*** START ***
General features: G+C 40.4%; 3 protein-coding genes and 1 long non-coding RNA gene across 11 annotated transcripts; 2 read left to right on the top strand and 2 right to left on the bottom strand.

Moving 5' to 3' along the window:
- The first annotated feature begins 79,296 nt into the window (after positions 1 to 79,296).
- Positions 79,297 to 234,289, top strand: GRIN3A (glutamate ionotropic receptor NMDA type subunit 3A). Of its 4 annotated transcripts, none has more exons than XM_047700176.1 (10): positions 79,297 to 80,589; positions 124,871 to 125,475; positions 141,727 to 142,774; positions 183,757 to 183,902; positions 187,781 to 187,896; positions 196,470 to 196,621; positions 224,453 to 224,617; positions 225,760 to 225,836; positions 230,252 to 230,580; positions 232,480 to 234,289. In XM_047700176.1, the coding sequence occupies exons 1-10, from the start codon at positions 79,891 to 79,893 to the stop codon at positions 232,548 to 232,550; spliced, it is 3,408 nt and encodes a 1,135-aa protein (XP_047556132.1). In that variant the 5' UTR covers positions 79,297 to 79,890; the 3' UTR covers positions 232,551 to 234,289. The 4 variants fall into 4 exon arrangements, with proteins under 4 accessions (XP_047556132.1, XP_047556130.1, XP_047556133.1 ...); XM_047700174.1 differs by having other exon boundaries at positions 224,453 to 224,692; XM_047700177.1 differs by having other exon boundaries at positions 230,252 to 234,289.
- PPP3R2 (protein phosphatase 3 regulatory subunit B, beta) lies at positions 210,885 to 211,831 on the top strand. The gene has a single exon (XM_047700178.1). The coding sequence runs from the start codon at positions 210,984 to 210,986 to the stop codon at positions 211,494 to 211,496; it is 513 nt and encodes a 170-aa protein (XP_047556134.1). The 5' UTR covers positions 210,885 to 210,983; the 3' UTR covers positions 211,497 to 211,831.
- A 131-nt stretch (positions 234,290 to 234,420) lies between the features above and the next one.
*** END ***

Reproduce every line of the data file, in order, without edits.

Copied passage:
General features: G+C 40.4%; 3 protein-coding genes and 1 long non-coding RNA gene across 11 annotated transcripts; 2 read left to right on the top strand and 2 right to left on the bottom strand.

Moving 5' to 3' along the window:
- The first annotated feature begins 79,296 nt into the window (after positions 1 to 79,296).
- Positions 79,297 to 234,289, top strand: GRIN3A (glutamate ionotropic receptor NMDA type subunit 3A). Of its 4 annotated transcripts, none has more exons than XM_047700176.1 (10): positions 79,297 to 80,589; positions 124,871 to 125,475; positions 141,727 to 142,774; positions 183,757 to 183,902; positions 187,781 to 187,896; positions 196,470 to 196,621; positions 224,453 to 224,617; positions 225,760 to 225,836; positions 230,252 to 230,580; positions 232,480 to 234,289. In XM_047700176.1, the coding sequence occupies exons 1-10, from the start codon at positions 79,891 to 79,893 to the stop codon at positions 232,548 to 232,550; spliced, it is 3,408 nt and encodes a 1,135-aa protein (XP_047556132.1). In that variant the 5' UTR covers positions 79,297 to 79,890; the 3' UTR covers positions 232,551 to 234,289. The 4 variants fall into 4 exon arrangements, with proteins under 4 accessions (XP_047556132.1, XP_047556130.1, XP_047556133.1 ...); XM_047700174.1 differs by having other exon boundaries at positions 224,453 to 224,692; XM_047700177.1 differs by having other exon boundaries at positions 230,252 to 234,289.
- PPP3R2 (protein phosphatase 3 regulatory subunit B, beta) lies at positions 210,885 to 211,831 on the top strand. The gene has a single exon (XM_047700178.1). The coding sequence runs from the start codon at positions 210,984 to 210,986 to the stop codon at positions 211,494 to 211,496; it is 513 nt and encodes a 170-aa protein (XP_047556134.1). The 5' UTR covers positions 210,885 to 210,983; the 3' UTR covers positions 211,497 to 211,831.
- A 131-nt stretch (positions 234,290 to 234,420) lies between the features above and the next one.